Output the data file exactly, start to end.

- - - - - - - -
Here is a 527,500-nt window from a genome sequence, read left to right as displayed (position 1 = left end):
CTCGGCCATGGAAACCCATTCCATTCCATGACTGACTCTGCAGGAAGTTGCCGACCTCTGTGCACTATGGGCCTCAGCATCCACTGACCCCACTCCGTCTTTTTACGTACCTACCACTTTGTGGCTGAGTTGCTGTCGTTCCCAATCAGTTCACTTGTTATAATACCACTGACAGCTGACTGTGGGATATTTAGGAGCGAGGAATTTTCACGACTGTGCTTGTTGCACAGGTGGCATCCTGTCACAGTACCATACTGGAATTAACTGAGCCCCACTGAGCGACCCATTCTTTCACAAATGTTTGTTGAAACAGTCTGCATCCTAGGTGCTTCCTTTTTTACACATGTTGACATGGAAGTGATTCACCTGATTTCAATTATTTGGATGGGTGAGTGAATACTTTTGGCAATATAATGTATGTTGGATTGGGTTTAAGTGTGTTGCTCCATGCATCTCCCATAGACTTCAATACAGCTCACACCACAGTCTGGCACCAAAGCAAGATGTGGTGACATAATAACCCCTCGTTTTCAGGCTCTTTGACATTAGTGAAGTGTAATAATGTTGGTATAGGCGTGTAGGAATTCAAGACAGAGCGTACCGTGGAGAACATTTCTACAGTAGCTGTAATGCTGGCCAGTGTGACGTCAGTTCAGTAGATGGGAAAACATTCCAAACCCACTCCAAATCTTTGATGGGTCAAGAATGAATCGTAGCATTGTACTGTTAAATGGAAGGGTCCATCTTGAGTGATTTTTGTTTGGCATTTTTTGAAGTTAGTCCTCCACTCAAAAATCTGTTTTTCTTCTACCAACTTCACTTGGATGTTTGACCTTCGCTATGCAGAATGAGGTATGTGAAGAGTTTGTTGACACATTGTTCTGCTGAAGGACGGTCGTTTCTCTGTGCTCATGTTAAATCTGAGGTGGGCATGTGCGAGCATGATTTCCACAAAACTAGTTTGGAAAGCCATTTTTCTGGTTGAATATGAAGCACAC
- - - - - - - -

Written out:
Here is a 527,500-nt window from a genome sequence, read left to right as displayed (position 1 = left end):
CTCGGCCATGGAAACCCATTCCATTCCATGACTGACTCTGCAGGAAGTTGCCGACCTCTGTGCACTATGGGCCTCAGCATCCACTGACCCCACTCCGTCTTTTTACGTACCTACCACTTTGTGGCTGAGTTGCTGTCGTTCCCAATCAGTTCACTTGTTATAATACCACTGACAGCTGACTGTGGGATATTTAGGAGCGAGGAATTTTCACGACTGTGCTTGTTGCACAGGTGGCATCCTGTCACAGTACCATACTGGAATTAACTGAGCCCCACTGAGCGACCCATTCTTTCACAAATGTTTGTTGAAACAGTCTGCATCCTAGGTGCTTCCTTTTTTACACATGTTGACATGGAAGTGATTCACCTGATTTCAATTATTTGGATGGGTGAGTGAATACTTTTGGCAATATAATGTATGTTGGATTGGGTTTAAGTGTGTTGCTCCATGCATCTCCCATAGACTTCAATACAGCTCACACCACAGTCTGGCACCAAAGCAAGATGTGGTGACATAATAACCCCTCGTTTTCAGGCTCTTTGACATTAGTGAAGTGTAATAATGTTGGTATAGGCGTGTAGGAATTCAAGACAGAGCGTACCGTGGAGAACATTTCTACAGTAGCTGTAATGCTGGCCAGTGTGACGTCAGTTCAGTAGATGGGAAAACATTCCAAACCCACTCCAAATCTTTGATGGGTCAAGAATGAATCGTAGCATTGTACTGTTAAATGGAAGGGTCCATCTTGAGTGATTTTTGTTTGGCATTTTTTGAAGTTAGTCCTCCACTCAAAAATCTGTTTTTCTTCTACCAACTTCACTTGGATGTTTGACCTTCGCTATGCAGAATGAGGTATGTGAAGAGTTTGTTGACACATTGTTCTGCTGAAGGACGGTCGTTTCTCTGTGCTCATGTTAAATCTGAGGTGGGCATGTGCGAGCATGATTTCCACAAAACTAGTTTGGAAAGCCATTTTTCTGGTTGAATATGAAGCACAC